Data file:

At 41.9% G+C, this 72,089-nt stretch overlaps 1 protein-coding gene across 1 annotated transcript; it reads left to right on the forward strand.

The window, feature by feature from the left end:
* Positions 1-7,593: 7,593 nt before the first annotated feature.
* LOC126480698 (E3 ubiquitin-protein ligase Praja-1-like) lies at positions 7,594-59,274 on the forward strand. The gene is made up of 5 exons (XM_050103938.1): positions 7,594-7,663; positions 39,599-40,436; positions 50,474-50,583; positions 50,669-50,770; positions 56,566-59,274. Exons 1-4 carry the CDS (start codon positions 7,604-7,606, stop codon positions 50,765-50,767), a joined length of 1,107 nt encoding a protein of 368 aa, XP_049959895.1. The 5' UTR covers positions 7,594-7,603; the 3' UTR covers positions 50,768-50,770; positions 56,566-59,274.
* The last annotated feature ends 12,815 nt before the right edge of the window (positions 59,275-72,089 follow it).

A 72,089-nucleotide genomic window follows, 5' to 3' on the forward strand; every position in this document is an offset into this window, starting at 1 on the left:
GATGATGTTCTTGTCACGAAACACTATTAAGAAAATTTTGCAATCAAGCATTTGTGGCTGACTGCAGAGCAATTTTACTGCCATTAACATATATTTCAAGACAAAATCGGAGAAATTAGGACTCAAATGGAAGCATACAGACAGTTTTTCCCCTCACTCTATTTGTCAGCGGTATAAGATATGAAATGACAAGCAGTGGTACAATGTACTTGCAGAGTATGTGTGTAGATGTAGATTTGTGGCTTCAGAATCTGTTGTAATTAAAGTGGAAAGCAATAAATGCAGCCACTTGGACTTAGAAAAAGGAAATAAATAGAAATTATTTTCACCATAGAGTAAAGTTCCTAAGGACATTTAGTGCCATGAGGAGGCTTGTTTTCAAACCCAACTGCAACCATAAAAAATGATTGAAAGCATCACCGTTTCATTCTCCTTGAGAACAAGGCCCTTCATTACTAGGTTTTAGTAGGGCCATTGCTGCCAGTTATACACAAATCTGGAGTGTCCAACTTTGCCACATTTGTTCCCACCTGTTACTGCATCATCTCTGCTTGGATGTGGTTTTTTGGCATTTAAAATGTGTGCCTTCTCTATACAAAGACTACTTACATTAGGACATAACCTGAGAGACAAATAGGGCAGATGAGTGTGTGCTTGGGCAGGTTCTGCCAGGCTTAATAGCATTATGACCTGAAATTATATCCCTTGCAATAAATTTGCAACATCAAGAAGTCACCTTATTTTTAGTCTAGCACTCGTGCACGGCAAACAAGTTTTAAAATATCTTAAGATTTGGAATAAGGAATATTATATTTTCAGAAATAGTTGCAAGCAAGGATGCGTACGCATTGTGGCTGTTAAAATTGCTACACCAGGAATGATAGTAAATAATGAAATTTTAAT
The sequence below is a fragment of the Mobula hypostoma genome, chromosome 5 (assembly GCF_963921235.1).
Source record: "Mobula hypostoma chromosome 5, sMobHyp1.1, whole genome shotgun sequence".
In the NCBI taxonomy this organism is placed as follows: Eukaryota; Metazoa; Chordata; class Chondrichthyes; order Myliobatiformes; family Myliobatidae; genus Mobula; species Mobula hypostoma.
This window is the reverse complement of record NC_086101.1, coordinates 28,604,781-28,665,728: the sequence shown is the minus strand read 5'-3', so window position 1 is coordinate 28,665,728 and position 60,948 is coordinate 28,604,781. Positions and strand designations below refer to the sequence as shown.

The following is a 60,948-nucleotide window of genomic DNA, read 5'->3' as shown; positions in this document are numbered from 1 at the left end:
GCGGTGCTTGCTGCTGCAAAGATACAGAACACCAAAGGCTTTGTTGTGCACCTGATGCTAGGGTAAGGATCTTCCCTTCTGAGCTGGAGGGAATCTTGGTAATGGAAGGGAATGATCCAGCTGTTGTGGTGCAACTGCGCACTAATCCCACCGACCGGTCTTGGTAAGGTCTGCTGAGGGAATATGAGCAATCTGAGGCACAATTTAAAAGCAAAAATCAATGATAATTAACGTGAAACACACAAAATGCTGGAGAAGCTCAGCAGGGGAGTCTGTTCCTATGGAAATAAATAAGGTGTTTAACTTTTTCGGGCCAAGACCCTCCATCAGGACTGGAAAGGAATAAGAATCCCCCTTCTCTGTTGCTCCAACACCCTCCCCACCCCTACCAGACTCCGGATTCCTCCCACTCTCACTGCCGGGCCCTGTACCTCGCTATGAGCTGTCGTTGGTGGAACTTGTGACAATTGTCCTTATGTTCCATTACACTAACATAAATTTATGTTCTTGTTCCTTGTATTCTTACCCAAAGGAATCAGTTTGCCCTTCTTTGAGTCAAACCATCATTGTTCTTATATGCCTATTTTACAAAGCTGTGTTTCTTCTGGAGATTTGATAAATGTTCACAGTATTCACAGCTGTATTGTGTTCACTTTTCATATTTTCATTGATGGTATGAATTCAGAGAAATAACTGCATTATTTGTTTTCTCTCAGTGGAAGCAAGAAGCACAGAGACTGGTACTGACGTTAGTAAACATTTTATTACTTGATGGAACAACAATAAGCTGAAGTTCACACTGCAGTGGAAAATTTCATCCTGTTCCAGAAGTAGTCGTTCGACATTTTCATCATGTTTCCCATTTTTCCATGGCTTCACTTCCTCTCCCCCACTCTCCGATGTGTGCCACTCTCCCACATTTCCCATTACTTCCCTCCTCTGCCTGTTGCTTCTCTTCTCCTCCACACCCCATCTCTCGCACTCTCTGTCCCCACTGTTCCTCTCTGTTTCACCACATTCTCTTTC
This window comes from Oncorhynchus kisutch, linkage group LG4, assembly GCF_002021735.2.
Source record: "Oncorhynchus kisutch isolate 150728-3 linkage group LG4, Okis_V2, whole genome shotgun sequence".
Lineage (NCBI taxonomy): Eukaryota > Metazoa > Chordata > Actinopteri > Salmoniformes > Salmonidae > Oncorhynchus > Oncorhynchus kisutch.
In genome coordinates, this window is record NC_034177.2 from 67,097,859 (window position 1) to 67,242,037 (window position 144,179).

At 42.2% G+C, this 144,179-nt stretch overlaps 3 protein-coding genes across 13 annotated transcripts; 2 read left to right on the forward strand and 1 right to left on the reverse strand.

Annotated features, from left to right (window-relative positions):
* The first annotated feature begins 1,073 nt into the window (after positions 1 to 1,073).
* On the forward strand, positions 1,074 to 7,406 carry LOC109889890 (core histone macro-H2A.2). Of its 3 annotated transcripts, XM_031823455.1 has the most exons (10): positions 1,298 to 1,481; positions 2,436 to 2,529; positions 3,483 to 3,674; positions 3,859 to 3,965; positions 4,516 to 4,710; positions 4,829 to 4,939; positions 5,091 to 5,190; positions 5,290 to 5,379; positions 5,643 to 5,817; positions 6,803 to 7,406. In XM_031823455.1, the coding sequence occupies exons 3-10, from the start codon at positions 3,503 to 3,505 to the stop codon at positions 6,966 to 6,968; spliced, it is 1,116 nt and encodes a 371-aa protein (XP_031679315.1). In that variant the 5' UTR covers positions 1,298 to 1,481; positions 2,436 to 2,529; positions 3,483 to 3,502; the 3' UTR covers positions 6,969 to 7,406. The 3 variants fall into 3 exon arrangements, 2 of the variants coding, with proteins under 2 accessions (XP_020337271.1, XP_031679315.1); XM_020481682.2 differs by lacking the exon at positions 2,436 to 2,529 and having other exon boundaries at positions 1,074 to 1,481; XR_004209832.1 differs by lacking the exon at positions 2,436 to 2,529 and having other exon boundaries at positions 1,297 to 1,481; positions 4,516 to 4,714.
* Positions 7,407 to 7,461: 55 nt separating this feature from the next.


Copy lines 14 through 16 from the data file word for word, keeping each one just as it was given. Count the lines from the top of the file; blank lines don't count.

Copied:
This window comes from Oncorhynchus kisutch, linkage group LG4, assembly GCF_002021735.2.
Source record: "Oncorhynchus kisutch isolate 150728-3 linkage group LG4, Okis_V2, whole genome shotgun sequence".
Lineage (NCBI taxonomy): Eukaryota > Metazoa > Chordata > Actinopteri > Salmoniformes > Salmonidae > Oncorhynchus > Oncorhynchus kisutch.